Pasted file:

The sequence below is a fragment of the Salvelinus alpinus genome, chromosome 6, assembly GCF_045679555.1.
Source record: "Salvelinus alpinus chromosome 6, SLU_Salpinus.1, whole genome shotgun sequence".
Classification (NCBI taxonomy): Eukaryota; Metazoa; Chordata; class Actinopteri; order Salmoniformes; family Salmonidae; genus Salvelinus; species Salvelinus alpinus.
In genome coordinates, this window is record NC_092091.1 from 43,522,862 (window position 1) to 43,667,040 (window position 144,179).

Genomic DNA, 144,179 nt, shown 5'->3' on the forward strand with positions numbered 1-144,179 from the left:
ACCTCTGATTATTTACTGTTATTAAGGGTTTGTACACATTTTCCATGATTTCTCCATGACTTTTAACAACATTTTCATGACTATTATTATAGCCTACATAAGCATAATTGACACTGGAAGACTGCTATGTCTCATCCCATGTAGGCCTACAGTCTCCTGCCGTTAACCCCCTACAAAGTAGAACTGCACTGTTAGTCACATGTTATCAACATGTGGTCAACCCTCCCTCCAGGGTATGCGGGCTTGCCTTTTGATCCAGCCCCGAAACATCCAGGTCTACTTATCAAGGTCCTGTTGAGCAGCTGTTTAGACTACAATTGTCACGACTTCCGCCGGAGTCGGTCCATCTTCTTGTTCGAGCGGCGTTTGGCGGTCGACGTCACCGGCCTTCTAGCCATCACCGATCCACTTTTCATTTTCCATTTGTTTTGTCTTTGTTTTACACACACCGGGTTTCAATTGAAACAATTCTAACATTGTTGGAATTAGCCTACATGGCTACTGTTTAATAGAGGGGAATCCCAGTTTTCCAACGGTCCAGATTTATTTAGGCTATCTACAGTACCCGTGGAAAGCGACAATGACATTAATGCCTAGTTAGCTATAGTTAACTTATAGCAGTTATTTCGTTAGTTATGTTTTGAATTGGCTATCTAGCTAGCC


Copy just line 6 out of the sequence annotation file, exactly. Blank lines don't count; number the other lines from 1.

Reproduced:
ACCTCTGATTATTTACTGTTATTAAGGGTTTGTACACATTTTCCATGATTTCTCCATGACTTTTAACAACATTTTCATGACTATTATTATAGCCTACATAAGCATAATTGACACTGGAAGACTGCTATGTCTCATCCCATGTAGGCCTACAGTCTCCTGCCGTTAACCCCCTACAAAGTAGAACTGCACTGTTAGTCACATGTTATCAACATGTGGTCAACCCTCCCTCCAGGGTATGCGGGCTTGCCTTTTGATCCAGCCCCGAAACATCCAGGTCTACTTATCAAGGTCCTGTTGAGCAGCTGTTTAGACTACAATTGTCACGACTTCCGCCGGAGTCGGTCCATCTTCTTGTTCGAGCGGCGTTTGGCGGTCGACGTCACCGGCCTTCTAGCCATCACCGATCCACTTTTCATTTTCCATTTGTTTTGTCTTTGTTTTACACACACCGGGTTTCAATTGAAACAATTCTAACATTGTTGGAATTAGCCTACATGGCTACTGTTTAATAGAGGGGAATCCCAGTTTTCCAACGGTCCAGATTTATTTAGGCTATCTACAGTACCCGTGGAAAGCGACAATGACATTAATGCCTAGTTAGCTATAGTTAACTTATAGCAGTTATTTCGTTAGTTATGTTTTGAATTGGCTATCTAGCTAGCC